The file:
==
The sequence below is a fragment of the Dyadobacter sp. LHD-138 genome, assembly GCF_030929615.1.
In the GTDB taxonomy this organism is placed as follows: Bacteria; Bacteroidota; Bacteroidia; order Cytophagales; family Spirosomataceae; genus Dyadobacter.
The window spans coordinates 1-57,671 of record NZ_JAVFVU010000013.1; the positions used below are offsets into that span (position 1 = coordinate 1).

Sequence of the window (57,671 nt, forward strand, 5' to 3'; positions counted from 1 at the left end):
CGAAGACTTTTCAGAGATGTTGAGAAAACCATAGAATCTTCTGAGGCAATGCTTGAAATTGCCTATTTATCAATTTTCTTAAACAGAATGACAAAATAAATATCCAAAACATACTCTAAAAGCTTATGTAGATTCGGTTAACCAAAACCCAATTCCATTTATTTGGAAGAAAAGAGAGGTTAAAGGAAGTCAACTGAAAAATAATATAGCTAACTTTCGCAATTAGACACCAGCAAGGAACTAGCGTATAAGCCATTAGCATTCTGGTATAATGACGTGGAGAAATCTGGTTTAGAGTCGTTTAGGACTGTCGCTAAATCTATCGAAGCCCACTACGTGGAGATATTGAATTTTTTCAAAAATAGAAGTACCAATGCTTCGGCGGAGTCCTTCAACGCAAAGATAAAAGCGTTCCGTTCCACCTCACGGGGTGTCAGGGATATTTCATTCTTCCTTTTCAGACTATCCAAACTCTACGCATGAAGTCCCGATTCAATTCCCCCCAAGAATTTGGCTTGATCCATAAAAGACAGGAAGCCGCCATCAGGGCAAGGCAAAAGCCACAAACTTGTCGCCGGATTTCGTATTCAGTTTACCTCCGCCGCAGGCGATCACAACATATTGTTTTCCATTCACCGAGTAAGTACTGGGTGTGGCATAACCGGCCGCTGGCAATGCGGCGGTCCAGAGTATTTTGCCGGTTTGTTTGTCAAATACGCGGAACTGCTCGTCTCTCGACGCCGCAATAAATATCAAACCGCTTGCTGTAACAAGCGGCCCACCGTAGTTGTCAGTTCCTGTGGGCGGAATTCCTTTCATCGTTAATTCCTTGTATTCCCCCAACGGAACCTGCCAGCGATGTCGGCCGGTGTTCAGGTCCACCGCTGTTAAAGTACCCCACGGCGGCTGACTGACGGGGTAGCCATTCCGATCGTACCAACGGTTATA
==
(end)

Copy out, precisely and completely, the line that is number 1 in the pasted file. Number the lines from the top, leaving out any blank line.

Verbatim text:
The sequence below is a fragment of the Dyadobacter sp. LHD-138 genome, assembly GCF_030929615.1.